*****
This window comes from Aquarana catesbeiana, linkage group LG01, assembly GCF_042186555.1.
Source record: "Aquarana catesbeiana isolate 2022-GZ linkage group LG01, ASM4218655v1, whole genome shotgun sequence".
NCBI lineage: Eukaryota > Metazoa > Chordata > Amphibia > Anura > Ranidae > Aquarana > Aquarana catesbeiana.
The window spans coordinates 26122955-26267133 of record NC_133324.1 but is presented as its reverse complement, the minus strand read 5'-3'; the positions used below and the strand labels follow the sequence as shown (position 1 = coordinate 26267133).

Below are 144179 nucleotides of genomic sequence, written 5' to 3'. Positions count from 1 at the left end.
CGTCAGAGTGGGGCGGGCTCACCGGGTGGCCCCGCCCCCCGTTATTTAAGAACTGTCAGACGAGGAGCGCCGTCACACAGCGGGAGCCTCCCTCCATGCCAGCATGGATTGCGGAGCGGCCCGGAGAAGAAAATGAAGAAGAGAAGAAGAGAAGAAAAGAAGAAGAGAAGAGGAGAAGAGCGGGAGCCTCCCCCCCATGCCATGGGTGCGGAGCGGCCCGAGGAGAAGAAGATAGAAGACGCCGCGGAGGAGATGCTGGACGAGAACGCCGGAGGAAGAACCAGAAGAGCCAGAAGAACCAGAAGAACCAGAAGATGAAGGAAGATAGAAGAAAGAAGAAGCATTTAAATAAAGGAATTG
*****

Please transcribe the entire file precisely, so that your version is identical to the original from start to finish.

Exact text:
This window comes from Aquarana catesbeiana, linkage group LG01, assembly GCF_042186555.1.
Source record: "Aquarana catesbeiana isolate 2022-GZ linkage group LG01, ASM4218655v1, whole genome shotgun sequence".
NCBI lineage: Eukaryota > Metazoa > Chordata > Amphibia > Anura > Ranidae > Aquarana > Aquarana catesbeiana.
The window spans coordinates 26122955-26267133 of record NC_133324.1 but is presented as its reverse complement, the minus strand read 5'-3'; the positions used below and the strand labels follow the sequence as shown (position 1 = coordinate 26267133).

Below are 144179 nucleotides of genomic sequence, written 5' to 3'. Positions count from 1 at the left end.
CGTCAGAGTGGGGCGGGCTCACCGGGTGGCCCCGCCCCCCGTTATTTAAGAACTGTCAGACGAGGAGCGCCGTCACACAGCGGGAGCCTCCCTCCATGCCAGCATGGATTGCGGAGCGGCCCGGAGAAGAAAATGAAGAAGAGAAGAAGAGAAGAAAAGAAGAAGAGAAGAGGAGAAGAGCGGGAGCCTCCCCCCCATGCCATGGGTGCGGAGCGGCCCGAGGAGAAGAAGATAGAAGACGCCGCGGAGGAGATGCTGGACGAGAACGCCGGAGGAAGAACCAGAAGAGCCAGAAGAACCAGAAGAACCAGAAGATGAAGGAAGATAGAAGAAAGAAGAAGCATTTAAATAAAGGAATTG